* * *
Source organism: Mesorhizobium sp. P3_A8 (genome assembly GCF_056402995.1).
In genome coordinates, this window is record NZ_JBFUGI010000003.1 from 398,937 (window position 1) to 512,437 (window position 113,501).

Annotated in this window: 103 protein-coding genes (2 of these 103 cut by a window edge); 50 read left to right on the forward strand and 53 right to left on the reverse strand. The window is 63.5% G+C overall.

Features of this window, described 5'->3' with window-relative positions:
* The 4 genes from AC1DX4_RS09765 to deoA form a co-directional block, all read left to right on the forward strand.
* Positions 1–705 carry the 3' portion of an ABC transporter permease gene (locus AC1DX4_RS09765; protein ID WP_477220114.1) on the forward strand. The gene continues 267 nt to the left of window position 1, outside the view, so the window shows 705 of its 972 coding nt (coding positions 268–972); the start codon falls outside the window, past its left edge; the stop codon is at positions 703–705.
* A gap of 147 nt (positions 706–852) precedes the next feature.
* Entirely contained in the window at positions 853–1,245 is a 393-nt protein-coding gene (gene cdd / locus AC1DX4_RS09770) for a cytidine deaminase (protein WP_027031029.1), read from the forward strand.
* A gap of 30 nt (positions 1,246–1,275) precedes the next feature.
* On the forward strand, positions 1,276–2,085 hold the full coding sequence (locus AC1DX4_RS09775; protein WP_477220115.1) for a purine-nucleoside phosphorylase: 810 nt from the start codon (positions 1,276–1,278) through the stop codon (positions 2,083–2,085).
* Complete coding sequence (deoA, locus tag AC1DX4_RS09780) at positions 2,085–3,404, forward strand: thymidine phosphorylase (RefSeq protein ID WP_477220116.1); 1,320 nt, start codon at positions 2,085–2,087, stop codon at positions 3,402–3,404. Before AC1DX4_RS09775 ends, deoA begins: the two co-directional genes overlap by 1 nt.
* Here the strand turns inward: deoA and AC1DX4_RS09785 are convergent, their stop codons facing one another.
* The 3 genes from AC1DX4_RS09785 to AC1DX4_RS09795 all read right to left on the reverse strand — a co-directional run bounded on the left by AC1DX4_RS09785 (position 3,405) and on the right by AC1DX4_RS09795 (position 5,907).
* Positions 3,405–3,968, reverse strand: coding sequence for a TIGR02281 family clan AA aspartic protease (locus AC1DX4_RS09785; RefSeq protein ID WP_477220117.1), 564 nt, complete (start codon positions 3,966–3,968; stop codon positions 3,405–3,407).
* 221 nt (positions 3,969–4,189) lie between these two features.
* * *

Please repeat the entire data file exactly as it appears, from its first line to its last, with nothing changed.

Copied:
Source organism: Mesorhizobium sp. P3_A8 (genome assembly GCF_056402995.1).
In genome coordinates, this window is record NZ_JBFUGI010000003.1 from 398,937 (window position 1) to 512,437 (window position 113,501).

Annotated in this window: 103 protein-coding genes (2 of these 103 cut by a window edge); 50 read left to right on the forward strand and 53 right to left on the reverse strand. The window is 63.5% G+C overall.

Features of this window, described 5'->3' with window-relative positions:
* The 4 genes from AC1DX4_RS09765 to deoA form a co-directional block, all read left to right on the forward strand.
* Positions 1–705 carry the 3' portion of an ABC transporter permease gene (locus AC1DX4_RS09765; protein ID WP_477220114.1) on the forward strand. The gene continues 267 nt to the left of window position 1, outside the view, so the window shows 705 of its 972 coding nt (coding positions 268–972); the start codon falls outside the window, past its left edge; the stop codon is at positions 703–705.
* A gap of 147 nt (positions 706–852) precedes the next feature.
* Entirely contained in the window at positions 853–1,245 is a 393-nt protein-coding gene (gene cdd / locus AC1DX4_RS09770) for a cytidine deaminase (protein WP_027031029.1), read from the forward strand.
* A gap of 30 nt (positions 1,246–1,275) precedes the next feature.
* On the forward strand, positions 1,276–2,085 hold the full coding sequence (locus AC1DX4_RS09775; protein WP_477220115.1) for a purine-nucleoside phosphorylase: 810 nt from the start codon (positions 1,276–1,278) through the stop codon (positions 2,083–2,085).
* Complete coding sequence (deoA, locus tag AC1DX4_RS09780) at positions 2,085–3,404, forward strand: thymidine phosphorylase (RefSeq protein ID WP_477220116.1); 1,320 nt, start codon at positions 2,085–2,087, stop codon at positions 3,402–3,404. Before AC1DX4_RS09775 ends, deoA begins: the two co-directional genes overlap by 1 nt.
* Here the strand turns inward: deoA and AC1DX4_RS09785 are convergent, their stop codons facing one another.
* The 3 genes from AC1DX4_RS09785 to AC1DX4_RS09795 all read right to left on the reverse strand — a co-directional run bounded on the left by AC1DX4_RS09785 (position 3,405) and on the right by AC1DX4_RS09795 (position 5,907).
* Positions 3,405–3,968, reverse strand: coding sequence for a TIGR02281 family clan AA aspartic protease (locus AC1DX4_RS09785; RefSeq protein ID WP_477220117.1), 564 nt, complete (start codon positions 3,966–3,968; stop codon positions 3,405–3,407).
* 221 nt (positions 3,969–4,189) lie between these two features.